Uncertain destiny

As a group of muzzled greyhounds struts to their starting boxes in a single-file line, a crowd looks on from about two feet away.

“Here comes Rusty,” the commentator announces.

A white, stuffed bunny serving as the lure begins its journey around the track. As it passes by the dogs, the greyhounds take off from a cloud of dust.

Dog No. 4 begins in the lead as the crowd starts to roar.

Spectators gather around the track, watching dog No. 3 and No. 7 gain on the leader.

After one lap around the track, the pack of dogs comes to a halt. They jump around, playing with one another. Each trainer retrieves his respective dog, putting it on a leash. The race has ended.

In a matter of minutes, the dogs’ rankings are displayed on the scoreboard. No. 3 placed first, followed by No. 7 in second and No. 4 in third.

But some believe these dogs won’t always be winners.

The greyhound racing industry says the dogs are handed to agencies where they are then adopted. But the Greyhound Protection League believes otherwise.

Janet Skinner, Tampa Bay coordinator for the GPL, said she tries to educate the public about the realities of dog racing.

“In Florida, there are no records of what happens (to the dogs),” Skinner said. “Very often, they are just euthanized.”

Hillary Fellenz, director for marketing and advertising for the Tampa Greyhound Track, said while the dogs are euthanized, the racing industry is not responsible for the killings. Additionally, Fellenz said information given to the public by opponents of dog racing is misconstrued.

“They have us killing more dogs than are born,” Fellenz said. “It’s not as widespread or as gleefully done as you think.”Fellenz said, according to the American Greyhound Council in 1996, fewer than 10,000 greyhounds were euthanized compared to the 36,000 greyhounds born in the same year. The number of euthanized dogs dropped by 70 percent from 1991 to 1996 and 85 percent of the dogs were adopted in the same year.

However, GPL reports more than 20,000 dogs are killed each year.

The breeders and owners, not the industry, are responsible for the euthanization of animals, Fellenz said. Some people breed the dogs in order to find a winner, but in the end, find they have numerous dogs with no money to care for them. She said this is what leads to the euthanization of many dogs, and it is not condoned by the industry.

“Nobody is more angry about the killing and dumping of dogs than we are,” she said.

The tracks also hire companies to investigate kennels for abuses and refuse to work with kennels that have had a history of mistreatment of the greyhounds.

“I couldn’t work here if the dogs were being abused,” Fellenz said.

But Skinner said the greyhound industry is not required to account for the dogs after their careers. She said records on euthanization and adoption are kept by the National Greyhound Association.

“(The industry) has tons of money to get their sides of the story out,” Skinner said. “We do as much as we can with our limited resources.”

Out of the 16 states that allow dog racing, Florida contains 1/3 of the nation’s tracks. Florida currently has 16 dog-racing tracks. Colorado has the second highest number of tracks, with five. Skinner said the high number of tracks compared to other states is due to the tropical climate and elderly population in this state.Skinner said one of the main problems with the industry is that a countless number of puppies are bred for the purpose of finding a winner. There are so many dogs not chosen to run, in addition to retired dogs, that the adoption groups in Florida can’t handle them all, she said.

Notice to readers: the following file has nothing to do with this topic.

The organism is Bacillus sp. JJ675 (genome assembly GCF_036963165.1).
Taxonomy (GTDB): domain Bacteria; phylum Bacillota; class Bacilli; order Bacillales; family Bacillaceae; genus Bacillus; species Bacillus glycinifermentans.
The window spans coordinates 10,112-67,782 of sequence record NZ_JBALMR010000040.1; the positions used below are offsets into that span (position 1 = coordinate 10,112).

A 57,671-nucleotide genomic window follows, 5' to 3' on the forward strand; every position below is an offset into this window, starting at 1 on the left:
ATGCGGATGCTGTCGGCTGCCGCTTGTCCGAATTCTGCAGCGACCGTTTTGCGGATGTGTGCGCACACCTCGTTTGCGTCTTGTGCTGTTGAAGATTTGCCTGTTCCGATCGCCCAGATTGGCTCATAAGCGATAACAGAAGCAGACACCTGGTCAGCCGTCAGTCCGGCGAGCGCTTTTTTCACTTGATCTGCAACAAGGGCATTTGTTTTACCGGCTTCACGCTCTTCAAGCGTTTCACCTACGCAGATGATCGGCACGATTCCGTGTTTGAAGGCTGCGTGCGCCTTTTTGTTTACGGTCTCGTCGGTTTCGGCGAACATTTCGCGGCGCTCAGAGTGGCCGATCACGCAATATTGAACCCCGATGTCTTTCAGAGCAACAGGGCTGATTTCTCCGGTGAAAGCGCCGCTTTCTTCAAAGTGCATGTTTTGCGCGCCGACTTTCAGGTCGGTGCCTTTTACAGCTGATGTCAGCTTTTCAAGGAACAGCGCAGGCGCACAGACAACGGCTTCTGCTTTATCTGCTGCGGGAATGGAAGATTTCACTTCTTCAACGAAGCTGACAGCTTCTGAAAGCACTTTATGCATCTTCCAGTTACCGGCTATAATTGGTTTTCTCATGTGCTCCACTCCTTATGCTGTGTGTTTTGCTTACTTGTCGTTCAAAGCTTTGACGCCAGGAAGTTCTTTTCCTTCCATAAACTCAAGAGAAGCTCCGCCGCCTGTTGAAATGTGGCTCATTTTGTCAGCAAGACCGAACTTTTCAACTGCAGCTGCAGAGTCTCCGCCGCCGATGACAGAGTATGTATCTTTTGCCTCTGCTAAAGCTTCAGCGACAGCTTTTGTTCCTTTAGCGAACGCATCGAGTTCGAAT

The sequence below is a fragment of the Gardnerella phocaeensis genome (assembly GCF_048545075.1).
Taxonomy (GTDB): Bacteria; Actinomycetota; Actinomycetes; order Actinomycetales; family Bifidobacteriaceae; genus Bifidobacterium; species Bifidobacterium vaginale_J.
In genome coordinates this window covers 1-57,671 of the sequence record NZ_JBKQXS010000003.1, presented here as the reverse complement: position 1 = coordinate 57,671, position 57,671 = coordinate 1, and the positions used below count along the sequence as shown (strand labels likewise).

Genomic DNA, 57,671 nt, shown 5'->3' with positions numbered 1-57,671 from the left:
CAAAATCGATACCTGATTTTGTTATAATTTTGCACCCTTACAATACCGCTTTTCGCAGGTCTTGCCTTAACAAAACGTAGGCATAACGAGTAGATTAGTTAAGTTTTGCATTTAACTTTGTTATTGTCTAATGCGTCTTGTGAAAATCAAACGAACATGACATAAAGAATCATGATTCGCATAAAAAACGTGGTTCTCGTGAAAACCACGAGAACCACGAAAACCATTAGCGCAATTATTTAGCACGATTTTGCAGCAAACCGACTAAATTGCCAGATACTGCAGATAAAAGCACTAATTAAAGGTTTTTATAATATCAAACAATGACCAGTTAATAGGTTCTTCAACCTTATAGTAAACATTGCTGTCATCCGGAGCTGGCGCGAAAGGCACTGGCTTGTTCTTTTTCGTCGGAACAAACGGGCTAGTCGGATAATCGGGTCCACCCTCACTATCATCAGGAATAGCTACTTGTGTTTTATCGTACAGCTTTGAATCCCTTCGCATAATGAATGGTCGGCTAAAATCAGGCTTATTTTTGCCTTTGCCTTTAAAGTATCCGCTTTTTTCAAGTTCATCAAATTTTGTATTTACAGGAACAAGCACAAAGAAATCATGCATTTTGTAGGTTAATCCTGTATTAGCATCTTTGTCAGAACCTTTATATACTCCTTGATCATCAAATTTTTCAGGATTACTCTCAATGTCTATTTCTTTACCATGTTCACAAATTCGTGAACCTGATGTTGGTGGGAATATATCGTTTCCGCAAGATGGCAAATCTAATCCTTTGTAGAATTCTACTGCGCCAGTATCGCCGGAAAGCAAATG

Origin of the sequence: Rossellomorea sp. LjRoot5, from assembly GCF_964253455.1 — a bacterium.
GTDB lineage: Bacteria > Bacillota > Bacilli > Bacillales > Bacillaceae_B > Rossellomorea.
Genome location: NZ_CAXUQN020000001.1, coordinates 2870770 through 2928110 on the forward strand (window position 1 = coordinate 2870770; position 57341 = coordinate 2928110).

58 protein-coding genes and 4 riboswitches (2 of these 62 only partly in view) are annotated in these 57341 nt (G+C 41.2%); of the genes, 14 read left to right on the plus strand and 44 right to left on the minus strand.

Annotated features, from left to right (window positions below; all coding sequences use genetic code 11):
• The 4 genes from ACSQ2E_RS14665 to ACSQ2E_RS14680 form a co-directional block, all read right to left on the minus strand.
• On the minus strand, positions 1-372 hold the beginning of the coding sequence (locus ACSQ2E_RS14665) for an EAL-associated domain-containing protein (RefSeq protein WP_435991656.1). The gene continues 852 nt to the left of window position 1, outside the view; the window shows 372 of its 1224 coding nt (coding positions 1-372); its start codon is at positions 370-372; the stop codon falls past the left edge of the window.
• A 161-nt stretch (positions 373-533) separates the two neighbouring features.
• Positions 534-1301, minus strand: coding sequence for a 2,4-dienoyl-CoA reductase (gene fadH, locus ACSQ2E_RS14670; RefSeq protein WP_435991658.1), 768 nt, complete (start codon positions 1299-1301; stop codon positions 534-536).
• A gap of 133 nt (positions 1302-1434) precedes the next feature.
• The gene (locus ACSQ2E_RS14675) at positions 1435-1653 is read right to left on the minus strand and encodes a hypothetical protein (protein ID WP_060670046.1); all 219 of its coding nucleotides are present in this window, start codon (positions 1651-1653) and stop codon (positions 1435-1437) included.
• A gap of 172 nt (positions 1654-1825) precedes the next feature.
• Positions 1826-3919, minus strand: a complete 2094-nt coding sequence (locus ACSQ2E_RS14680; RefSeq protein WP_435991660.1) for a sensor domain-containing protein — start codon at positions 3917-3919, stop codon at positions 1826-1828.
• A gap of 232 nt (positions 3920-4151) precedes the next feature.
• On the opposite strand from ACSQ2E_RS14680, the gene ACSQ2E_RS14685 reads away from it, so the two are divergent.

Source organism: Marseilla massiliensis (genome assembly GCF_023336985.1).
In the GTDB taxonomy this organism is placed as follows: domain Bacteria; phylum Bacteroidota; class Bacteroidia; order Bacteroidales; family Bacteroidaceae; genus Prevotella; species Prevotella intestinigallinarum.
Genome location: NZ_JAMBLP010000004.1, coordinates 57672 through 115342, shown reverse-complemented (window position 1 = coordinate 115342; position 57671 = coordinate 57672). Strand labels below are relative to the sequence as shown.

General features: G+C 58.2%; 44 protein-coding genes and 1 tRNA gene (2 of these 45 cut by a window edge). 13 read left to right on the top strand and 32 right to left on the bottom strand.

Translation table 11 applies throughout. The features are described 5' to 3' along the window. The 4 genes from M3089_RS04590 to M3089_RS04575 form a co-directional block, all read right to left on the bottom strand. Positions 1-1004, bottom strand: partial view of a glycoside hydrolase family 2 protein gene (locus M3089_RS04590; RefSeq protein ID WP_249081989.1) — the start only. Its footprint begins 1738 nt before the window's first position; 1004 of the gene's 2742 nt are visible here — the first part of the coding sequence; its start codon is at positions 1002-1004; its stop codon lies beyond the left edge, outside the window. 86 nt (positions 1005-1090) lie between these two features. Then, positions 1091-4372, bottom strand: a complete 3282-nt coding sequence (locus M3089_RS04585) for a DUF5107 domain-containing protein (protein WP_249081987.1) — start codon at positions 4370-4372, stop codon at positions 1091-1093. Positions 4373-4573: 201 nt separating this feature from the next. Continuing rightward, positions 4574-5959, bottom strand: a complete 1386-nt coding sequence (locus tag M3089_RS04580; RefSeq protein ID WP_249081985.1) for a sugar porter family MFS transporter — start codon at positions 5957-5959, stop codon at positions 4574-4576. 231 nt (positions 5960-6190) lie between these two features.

Opponents of greyhound racing also disagree with the lifestyle that the dogs are forced to lead. Skinner said the greyhounds are kept in crates and are only let out an average of three or four times a day to relieve themselves. She said they are denied and isolated in the crates, and the dogs seem to thrive off human interaction and affection, which they are not receiving.

However, Fellenz said the dogs are constantly around people, and this is the reason they make good pets.

She said there are two veterinarians on staff at all times. All dogs are required to be current on their vaccinations, and each dog only races twice per week because of legislative standards.

She also said the dogs only wear muzzles when racing, but not because of a negative temperament.

“People see the muzzle and they think (greyhounds) are mean,” Fellenz said. “They wear the muzzles for clean-line photo finishes.”

As the owner of two greyhounds, Skinner said proof of the abuse and mistreatment of these animals is in the statistics. She said one of her dogs had fleas, ticks and was missing a piece of his ear when she received him, and he never made it to the racing tracks.

Some of those opposed to the industry have chosen to protest. Skinner, along with a group of volunteers, decided to protest during the opening weekend of the dog racing at the Tampa Greyhound Track.

Skinner organized a protest in July when the season opened. Armed with signs such as “You bet they die” and “Winners live, losers die,” the protesters waved to cars on Waters Avenue and held their signs high for 1 1/2 hours. The goal for the day was to educate the passers-by about the information and possibly veer people away from visiting the track.

Kelly Faircloth, a senior majoring in business, joined the protest because she has always been against racing.

“When they stop making money, we’ll stop (protesting),” Faircloth said.

GPL organizes two protests a year, when the Tampa track begins live racing in July and when racing begins at Derby Lanes in St. Petersburg.

But Fellenz said the protesters aren’t doing anything to help solve the problem, and insists the industry does its best.”It’s unfortunate that the dogs are euthanized,” Fellenz said. “But it’s nowhere near the amount published.”

Contact Lindsay Fosterat oraclefeatures@yahoo.com